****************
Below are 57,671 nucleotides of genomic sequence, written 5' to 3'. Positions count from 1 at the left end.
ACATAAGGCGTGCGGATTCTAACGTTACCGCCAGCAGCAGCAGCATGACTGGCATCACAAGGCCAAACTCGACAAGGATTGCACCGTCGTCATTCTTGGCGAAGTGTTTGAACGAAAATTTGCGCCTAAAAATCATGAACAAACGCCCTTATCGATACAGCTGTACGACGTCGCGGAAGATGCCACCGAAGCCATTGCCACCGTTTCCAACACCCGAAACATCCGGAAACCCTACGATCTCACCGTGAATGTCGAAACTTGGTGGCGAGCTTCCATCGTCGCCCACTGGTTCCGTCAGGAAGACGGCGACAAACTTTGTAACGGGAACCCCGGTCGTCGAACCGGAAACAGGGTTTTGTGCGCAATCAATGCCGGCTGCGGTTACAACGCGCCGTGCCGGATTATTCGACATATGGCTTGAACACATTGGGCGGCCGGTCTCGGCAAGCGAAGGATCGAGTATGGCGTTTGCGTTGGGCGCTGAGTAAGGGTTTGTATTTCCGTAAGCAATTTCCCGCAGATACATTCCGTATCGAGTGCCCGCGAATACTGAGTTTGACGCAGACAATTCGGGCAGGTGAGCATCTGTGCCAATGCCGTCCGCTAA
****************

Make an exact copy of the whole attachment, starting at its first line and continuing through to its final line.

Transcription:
Below are 57,671 nucleotides of genomic sequence, written 5' to 3'. Positions count from 1 at the left end.
ACATAAGGCGTGCGGATTCTAACGTTACCGCCAGCAGCAGCAGCATGACTGGCATCACAAGGCCAAACTCGACAAGGATTGCACCGTCGTCATTCTTGGCGAAGTGTTTGAACGAAAATTTGCGCCTAAAAATCATGAACAAACGCCCTTATCGATACAGCTGTACGACGTCGCGGAAGATGCCACCGAAGCCATTGCCACCGTTTCCAACACCCGAAACATCCGGAAACCCTACGATCTCACCGTGAATGTCGAAACTTGGTGGCGAGCTTCCATCGTCGCCCACTGGTTCCGTCAGGAAGACGGCGACAAACTTTGTAACGGGAACCCCGGTCGTCGAACCGGAAACAGGGTTTTGTGCGCAATCAATGCCGGCTGCGGTTACAACGCGCCGTGCCGGATTATTCGACATATGGCTTGAACACATTGGGCGGCCGGTCTCGGCAAGCGAAGGATCGAGTATGGCGTTTGCGTTGGGCGCTGAGTAAGGGTTTGTATTTCCGTAAGCAATTTCCCGCAGATACATTCCGTATCGAGTGCCCGCGAATACTGAGTTTGACGCAGACAATTCGGGCAGGTGAGCATCTGTGCCAATGCCGTCCGCTAA